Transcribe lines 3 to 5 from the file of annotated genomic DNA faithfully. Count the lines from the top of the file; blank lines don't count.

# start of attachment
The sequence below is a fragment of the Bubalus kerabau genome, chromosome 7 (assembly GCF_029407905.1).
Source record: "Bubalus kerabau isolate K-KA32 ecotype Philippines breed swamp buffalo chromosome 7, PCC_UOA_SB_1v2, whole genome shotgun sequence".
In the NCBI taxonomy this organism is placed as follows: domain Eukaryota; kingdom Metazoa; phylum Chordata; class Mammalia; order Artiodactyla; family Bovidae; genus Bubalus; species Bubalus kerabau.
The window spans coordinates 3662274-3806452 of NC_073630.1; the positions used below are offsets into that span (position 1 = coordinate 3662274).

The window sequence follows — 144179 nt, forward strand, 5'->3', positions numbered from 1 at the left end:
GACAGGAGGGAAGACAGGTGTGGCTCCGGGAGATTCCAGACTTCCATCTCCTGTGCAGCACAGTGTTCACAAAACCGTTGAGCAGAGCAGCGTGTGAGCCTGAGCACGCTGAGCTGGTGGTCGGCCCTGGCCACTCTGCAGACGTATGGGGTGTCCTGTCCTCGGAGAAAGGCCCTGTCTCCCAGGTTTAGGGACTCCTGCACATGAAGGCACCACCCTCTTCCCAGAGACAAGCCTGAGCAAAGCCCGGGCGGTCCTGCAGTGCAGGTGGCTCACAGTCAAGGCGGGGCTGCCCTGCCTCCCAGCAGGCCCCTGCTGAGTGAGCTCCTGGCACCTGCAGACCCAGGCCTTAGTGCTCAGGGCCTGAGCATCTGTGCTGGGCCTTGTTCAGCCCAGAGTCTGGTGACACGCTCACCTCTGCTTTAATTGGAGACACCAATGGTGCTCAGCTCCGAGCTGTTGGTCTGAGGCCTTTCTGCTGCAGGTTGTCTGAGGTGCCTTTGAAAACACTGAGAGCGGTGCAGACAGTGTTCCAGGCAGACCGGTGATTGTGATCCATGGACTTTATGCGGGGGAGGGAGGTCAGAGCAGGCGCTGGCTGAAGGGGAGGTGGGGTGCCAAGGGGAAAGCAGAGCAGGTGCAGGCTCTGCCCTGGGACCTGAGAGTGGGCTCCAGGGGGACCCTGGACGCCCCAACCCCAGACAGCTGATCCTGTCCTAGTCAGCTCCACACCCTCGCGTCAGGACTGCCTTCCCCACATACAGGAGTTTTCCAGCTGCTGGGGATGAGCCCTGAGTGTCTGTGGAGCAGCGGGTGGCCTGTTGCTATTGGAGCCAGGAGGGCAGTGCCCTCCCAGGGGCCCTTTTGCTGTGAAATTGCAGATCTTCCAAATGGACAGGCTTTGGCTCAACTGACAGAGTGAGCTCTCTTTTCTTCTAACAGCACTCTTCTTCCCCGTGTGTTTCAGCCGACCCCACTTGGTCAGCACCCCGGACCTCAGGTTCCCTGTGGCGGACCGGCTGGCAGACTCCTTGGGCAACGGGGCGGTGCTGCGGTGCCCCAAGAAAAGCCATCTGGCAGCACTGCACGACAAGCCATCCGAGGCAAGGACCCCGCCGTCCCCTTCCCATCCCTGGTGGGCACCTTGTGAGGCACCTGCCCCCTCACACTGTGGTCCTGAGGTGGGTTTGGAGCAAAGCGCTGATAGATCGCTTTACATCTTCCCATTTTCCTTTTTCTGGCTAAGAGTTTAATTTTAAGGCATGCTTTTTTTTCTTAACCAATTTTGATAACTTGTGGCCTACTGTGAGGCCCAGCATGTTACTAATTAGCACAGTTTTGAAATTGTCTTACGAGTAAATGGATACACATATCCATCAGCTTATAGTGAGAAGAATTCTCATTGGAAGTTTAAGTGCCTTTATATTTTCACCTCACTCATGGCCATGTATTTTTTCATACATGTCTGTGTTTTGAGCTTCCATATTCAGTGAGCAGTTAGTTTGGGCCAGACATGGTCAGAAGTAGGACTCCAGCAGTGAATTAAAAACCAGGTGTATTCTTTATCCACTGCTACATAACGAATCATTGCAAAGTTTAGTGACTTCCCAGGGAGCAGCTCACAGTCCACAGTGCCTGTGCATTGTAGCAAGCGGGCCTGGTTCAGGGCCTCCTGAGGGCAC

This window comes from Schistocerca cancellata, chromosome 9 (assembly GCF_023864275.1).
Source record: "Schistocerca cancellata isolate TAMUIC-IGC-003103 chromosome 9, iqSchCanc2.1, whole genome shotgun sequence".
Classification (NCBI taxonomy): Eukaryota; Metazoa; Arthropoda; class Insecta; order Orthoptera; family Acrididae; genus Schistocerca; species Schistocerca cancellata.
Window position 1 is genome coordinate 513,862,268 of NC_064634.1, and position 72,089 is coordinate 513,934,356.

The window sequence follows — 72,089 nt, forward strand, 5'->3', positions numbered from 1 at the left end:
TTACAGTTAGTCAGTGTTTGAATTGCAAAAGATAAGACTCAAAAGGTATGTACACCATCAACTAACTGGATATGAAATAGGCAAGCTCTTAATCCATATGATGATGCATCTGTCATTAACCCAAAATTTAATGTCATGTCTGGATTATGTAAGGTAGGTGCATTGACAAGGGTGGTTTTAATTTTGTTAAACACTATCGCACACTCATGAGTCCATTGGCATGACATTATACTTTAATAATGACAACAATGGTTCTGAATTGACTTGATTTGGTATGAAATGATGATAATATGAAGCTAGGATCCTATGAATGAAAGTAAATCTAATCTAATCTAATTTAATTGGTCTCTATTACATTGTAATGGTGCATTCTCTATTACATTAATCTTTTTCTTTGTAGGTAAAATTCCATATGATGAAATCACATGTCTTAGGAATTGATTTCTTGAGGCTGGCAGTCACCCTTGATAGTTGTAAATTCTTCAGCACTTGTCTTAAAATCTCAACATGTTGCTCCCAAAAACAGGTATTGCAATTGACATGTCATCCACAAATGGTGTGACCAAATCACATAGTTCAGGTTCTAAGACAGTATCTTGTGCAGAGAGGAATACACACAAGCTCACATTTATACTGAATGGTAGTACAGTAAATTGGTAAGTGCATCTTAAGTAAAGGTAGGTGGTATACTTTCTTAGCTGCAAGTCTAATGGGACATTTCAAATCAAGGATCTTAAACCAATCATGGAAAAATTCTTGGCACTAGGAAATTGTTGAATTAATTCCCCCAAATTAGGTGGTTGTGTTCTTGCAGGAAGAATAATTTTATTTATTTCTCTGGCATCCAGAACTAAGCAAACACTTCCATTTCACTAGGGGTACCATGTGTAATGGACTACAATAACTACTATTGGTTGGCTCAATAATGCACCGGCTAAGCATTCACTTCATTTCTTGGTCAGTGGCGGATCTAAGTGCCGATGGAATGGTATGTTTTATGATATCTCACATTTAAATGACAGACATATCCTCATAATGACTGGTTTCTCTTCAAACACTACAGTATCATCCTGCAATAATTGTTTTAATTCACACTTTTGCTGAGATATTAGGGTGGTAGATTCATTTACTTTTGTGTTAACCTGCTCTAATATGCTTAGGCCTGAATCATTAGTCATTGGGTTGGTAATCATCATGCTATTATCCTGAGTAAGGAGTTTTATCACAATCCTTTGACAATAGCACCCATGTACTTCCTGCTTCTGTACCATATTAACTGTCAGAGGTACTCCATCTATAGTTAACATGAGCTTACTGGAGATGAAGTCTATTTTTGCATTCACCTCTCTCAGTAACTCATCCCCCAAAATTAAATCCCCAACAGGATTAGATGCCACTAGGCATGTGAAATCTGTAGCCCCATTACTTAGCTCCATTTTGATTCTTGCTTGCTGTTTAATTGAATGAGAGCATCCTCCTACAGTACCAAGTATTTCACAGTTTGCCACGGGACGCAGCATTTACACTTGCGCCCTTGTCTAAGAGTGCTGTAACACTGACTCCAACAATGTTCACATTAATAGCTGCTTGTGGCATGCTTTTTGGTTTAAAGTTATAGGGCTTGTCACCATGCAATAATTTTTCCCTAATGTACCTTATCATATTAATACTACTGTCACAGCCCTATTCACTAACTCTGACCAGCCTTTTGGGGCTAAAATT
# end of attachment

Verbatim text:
In the NCBI taxonomy this organism is placed as follows: domain Eukaryota; kingdom Metazoa; phylum Chordata; class Mammalia; order Artiodactyla; family Bovidae; genus Bubalus; species Bubalus kerabau.
The window spans coordinates 3662274-3806452 of NC_073630.1; the positions used below are offsets into that span (position 1 = coordinate 3662274).

The window sequence follows — 144179 nt, forward strand, 5'->3', positions numbered from 1 at the left end: